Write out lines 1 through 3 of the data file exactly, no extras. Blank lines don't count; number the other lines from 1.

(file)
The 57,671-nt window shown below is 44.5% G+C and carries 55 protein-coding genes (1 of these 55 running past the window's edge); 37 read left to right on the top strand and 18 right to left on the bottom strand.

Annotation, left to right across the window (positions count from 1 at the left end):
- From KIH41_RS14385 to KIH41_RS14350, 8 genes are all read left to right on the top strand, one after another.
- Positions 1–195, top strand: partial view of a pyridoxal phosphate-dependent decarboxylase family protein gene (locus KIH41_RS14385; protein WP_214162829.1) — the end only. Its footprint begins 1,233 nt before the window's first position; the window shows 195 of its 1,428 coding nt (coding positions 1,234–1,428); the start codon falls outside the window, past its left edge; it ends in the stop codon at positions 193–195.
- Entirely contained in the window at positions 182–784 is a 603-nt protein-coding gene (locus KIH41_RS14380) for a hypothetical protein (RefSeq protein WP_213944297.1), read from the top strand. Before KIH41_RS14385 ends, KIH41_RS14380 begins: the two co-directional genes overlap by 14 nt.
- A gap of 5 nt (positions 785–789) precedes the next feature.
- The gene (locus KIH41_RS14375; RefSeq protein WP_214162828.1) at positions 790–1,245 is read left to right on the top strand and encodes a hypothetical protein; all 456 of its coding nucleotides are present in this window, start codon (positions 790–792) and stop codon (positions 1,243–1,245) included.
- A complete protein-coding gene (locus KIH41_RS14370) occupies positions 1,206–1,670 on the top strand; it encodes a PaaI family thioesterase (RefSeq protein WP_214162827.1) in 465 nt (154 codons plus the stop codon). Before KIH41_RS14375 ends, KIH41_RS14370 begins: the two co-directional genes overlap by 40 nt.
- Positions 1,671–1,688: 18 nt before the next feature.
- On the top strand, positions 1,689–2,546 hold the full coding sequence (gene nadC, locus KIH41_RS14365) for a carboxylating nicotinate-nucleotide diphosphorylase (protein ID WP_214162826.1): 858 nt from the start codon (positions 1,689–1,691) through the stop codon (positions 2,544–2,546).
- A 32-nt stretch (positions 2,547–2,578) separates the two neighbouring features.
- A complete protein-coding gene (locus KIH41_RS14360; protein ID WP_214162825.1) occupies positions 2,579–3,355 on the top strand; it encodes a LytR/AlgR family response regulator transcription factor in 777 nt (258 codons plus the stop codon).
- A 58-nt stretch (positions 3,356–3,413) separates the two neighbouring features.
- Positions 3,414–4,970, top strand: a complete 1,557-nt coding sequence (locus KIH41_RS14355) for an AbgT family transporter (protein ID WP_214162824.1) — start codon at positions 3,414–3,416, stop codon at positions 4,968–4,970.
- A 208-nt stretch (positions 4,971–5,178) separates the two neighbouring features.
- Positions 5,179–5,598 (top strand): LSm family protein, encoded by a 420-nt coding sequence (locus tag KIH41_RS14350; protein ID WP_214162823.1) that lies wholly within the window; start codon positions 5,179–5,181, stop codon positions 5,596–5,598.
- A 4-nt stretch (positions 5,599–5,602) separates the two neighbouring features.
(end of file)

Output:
The 57,671-nt window shown below is 44.5% G+C and carries 55 protein-coding genes (1 of these 55 running past the window's edge); 37 read left to right on the top strand and 18 right to left on the bottom strand.

Annotation, left to right across the window (positions count from 1 at the left end):
- From KIH41_RS14385 to KIH41_RS14350, 8 genes are all read left to right on the top strand, one after another.